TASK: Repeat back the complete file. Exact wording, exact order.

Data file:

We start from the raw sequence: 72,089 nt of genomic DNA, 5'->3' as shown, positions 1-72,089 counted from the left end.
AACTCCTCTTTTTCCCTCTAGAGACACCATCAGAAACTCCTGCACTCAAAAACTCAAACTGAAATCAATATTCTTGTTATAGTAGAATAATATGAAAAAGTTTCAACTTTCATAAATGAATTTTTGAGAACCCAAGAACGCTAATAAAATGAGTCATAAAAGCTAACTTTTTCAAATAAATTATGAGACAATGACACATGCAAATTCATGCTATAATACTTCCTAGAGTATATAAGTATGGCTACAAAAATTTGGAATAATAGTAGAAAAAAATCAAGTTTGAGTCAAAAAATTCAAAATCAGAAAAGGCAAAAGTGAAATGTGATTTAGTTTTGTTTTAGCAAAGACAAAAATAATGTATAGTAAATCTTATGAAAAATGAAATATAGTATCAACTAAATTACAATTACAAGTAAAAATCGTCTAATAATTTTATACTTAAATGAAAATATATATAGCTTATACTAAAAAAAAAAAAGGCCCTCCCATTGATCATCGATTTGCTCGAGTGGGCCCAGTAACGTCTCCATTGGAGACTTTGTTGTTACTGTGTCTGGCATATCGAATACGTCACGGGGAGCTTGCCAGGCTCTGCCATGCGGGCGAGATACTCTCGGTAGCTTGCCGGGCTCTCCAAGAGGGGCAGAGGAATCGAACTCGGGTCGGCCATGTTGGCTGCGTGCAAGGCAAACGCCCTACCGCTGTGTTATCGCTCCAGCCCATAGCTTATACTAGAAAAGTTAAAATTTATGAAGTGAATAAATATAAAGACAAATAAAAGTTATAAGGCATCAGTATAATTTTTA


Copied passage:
We start from the raw sequence: 72,089 nt of genomic DNA, 5'->3' as shown, positions 1-72,089 counted from the left end.
AACTCCTCTTTTTCCCTCTAGAGACACCATCAGAAACTCCTGCACTCAAAAACTCAAACTGAAATCAATATTCTTGTTATAGTAGAATAATATGAAAAAGTTTCAACTTTCATAAATGAATTTTTGAGAACCCAAGAACGCTAATAAAATGAGTCATAAAAGCTAACTTTTTCAAATAAATTATGAGACAATGACACATGCAAATTCATGCTATAATACTTCCTAGAGTATATAAGTATGGCTACAAAAATTTGGAATAATAGTAGAAAAAAATCAAGTTTGAGTCAAAAAATTCAAAATCAGAAAAGGCAAAAGTGAAATGTGATTTAGTTTTGTTTTAGCAAAGACAAAAATAATGTATAGTAAATCTTATGAAAAATGAAATATAGTATCAACTAAATTACAATTACAAGTAAAAATCGTCTAATAATTTTATACTTAAATGAAAATATATATAGCTTATACTAAAAAAAAAAAAGGCCCTCCCATTGATCATCGATTTGCTCGAGTGGGCCCAGTAACGTCTCCATTGGAGACTTTGTTGTTACTGTGTCTGGCATATCGAATACGTCACGGGGAGCTTGCCAGGCTCTGCCATGCGGGCGAGATACTCTCGGTAGCTTGCCGGGCTCTCCAAGAGGGGCAGAGGAATCGAACTCGGGTCGGCCATGTTGGCTGCGTGCAAGGCAAACGCCCTACCGCTGTGTTATCGCTCCAGCCCATAGCTTATACTAGAAAAGTTAAAATTTATGAAGTGAATAAATATAAAGACAAATAAAAGTTATAAGGCATCAGTATAATTTTTA